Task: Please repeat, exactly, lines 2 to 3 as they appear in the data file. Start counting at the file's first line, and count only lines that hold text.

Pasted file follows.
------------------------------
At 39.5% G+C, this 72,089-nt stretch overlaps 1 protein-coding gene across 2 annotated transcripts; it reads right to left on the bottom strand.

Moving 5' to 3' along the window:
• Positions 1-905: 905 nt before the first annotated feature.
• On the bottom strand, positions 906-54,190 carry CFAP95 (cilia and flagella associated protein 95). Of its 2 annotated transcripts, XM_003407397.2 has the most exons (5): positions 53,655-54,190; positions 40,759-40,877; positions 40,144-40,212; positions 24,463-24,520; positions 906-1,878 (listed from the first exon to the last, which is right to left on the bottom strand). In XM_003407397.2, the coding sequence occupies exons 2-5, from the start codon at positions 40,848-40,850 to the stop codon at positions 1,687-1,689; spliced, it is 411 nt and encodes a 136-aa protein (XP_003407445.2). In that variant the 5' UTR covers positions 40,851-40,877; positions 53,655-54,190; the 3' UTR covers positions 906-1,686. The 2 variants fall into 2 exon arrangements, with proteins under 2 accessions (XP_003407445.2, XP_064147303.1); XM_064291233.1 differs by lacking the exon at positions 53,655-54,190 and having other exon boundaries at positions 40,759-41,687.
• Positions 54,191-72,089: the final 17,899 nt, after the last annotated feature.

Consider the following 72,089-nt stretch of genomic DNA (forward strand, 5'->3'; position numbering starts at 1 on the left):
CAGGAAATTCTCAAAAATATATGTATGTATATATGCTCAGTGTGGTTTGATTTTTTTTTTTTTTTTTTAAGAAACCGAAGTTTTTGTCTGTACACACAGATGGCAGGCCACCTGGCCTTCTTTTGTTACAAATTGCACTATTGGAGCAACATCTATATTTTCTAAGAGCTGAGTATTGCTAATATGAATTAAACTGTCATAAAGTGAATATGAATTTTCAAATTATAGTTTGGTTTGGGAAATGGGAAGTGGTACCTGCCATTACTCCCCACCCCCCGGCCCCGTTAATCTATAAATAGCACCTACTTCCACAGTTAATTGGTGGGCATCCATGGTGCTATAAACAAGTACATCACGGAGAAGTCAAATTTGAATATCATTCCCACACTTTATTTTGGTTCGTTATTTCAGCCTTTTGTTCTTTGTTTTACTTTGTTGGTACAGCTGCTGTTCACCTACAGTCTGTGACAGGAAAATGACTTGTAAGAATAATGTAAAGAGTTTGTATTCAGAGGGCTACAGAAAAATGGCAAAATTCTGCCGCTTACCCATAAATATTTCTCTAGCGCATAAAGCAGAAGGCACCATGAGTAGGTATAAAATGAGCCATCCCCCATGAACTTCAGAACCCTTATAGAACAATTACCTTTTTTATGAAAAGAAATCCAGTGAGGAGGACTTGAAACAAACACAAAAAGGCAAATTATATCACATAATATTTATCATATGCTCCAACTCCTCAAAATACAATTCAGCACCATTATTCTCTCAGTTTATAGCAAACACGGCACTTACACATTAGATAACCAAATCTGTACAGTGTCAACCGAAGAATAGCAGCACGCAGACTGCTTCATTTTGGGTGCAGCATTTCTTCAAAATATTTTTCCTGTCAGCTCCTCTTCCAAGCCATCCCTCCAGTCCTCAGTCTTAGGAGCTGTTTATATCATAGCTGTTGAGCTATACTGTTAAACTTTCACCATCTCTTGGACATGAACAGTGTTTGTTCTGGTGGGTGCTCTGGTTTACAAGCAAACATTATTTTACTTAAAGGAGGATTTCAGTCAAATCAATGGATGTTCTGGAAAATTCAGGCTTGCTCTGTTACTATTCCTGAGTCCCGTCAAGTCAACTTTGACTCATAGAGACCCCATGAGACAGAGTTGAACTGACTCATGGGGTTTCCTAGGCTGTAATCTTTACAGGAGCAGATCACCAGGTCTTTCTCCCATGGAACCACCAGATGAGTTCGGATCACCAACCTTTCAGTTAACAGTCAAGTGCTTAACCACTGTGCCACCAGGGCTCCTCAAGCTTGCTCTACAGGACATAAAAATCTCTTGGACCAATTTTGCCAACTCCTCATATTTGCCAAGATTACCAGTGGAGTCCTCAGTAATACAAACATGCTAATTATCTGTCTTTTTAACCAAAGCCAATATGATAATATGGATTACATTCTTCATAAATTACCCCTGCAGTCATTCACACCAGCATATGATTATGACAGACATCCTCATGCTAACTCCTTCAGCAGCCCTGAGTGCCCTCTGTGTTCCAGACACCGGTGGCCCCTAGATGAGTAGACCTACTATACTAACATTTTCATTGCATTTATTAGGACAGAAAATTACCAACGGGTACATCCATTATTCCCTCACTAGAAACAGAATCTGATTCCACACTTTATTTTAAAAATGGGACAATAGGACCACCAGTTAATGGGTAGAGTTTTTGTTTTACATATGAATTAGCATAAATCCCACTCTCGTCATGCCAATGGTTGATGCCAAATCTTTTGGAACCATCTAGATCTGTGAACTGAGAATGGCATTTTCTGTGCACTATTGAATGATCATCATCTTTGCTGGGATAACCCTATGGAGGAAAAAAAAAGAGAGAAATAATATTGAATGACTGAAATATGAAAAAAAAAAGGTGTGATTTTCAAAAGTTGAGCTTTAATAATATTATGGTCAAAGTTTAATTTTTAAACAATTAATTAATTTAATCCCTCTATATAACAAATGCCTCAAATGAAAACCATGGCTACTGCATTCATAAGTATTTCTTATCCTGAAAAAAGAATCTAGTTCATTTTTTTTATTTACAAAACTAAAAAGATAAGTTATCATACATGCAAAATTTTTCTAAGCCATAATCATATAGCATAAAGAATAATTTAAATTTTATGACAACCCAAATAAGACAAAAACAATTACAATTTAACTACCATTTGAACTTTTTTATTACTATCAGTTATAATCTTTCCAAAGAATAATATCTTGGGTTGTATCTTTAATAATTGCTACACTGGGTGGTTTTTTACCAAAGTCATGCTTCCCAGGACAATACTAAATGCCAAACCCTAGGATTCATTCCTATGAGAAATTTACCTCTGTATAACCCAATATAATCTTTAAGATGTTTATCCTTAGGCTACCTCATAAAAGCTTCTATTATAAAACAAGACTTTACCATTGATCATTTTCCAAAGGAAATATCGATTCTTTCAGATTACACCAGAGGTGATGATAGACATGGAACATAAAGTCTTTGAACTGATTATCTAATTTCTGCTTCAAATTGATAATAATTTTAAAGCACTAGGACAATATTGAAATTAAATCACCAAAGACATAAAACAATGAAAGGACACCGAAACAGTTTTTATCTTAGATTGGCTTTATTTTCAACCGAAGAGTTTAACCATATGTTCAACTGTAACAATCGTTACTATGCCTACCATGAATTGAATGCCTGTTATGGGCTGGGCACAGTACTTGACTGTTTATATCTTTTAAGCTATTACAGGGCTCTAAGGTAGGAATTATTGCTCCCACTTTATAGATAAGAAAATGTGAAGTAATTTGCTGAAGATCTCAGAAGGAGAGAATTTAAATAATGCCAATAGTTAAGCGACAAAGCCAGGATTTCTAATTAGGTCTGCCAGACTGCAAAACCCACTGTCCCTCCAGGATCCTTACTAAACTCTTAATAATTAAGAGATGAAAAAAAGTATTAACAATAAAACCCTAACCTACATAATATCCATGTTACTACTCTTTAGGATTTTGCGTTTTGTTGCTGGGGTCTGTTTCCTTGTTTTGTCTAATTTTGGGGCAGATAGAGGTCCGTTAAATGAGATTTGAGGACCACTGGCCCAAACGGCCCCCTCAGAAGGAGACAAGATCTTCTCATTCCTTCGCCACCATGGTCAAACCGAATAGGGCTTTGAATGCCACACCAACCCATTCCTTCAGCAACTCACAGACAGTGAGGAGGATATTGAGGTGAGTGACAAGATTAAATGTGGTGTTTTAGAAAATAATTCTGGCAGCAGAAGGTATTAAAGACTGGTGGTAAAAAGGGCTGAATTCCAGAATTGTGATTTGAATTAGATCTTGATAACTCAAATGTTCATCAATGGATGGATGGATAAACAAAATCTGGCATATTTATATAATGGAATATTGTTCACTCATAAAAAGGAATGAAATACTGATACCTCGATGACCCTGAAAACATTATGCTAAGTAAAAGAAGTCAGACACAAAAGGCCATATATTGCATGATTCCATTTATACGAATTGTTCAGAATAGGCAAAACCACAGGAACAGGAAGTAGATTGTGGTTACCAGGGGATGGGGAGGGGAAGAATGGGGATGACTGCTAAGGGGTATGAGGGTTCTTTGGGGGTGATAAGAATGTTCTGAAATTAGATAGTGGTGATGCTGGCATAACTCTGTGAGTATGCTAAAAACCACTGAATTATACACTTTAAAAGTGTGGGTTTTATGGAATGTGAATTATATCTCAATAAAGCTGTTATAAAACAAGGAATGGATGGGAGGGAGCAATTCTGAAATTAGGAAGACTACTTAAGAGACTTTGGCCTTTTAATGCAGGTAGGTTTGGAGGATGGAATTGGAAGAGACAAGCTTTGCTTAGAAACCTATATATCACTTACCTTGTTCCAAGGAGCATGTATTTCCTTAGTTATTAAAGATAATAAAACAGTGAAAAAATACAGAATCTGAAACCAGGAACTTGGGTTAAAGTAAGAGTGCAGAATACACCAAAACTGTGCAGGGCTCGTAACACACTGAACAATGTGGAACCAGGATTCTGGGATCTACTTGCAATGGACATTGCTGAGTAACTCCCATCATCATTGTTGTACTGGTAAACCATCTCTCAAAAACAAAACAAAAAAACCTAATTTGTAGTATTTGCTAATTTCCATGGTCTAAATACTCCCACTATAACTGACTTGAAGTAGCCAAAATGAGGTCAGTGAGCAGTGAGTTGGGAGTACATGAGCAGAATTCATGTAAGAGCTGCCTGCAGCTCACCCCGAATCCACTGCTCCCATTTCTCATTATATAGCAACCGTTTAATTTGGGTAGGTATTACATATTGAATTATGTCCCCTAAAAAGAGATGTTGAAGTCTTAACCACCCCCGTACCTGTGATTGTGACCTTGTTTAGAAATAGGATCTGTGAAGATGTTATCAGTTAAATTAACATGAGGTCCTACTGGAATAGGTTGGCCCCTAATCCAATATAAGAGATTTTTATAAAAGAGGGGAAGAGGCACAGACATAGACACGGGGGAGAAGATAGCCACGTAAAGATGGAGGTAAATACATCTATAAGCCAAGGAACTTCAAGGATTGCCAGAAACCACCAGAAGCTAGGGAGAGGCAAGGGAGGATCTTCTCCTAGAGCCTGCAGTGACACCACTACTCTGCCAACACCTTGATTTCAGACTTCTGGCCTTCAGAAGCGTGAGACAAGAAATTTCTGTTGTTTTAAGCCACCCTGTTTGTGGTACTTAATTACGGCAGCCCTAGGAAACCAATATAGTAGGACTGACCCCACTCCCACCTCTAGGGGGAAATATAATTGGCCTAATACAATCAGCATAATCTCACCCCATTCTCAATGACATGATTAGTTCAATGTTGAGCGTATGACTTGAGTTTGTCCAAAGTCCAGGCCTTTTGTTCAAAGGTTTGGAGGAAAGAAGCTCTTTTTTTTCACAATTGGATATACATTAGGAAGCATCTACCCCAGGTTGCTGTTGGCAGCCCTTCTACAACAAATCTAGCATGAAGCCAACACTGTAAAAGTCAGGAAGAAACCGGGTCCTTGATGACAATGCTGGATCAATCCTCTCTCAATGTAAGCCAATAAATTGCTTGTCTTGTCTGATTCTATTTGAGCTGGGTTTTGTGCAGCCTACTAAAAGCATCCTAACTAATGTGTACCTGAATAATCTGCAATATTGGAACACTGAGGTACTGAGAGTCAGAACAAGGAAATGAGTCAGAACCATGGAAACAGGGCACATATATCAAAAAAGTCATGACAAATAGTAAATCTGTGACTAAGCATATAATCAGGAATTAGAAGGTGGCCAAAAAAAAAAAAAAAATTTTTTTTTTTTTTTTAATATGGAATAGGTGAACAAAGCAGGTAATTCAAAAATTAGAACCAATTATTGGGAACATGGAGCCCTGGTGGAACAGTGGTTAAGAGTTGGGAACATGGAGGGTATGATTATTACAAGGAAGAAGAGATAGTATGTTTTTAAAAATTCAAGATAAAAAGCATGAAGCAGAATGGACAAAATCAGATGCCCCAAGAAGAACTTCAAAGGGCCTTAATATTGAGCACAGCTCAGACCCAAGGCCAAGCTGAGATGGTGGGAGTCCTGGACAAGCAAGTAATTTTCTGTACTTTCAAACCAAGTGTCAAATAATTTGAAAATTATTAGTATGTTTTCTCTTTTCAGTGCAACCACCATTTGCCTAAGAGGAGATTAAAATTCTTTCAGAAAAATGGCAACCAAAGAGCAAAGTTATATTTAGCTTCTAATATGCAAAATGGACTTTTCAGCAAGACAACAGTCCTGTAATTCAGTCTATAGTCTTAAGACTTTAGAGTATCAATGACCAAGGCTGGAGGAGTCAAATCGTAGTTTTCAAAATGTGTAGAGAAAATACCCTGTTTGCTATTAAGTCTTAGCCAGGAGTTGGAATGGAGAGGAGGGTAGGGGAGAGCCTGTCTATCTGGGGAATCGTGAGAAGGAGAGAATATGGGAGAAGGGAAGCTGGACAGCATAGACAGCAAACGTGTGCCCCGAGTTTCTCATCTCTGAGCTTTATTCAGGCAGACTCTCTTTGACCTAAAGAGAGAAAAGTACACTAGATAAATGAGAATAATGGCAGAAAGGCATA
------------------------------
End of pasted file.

Moving 5' to 3' along the window:
• Positions 1-905: 905 nt before the first annotated feature.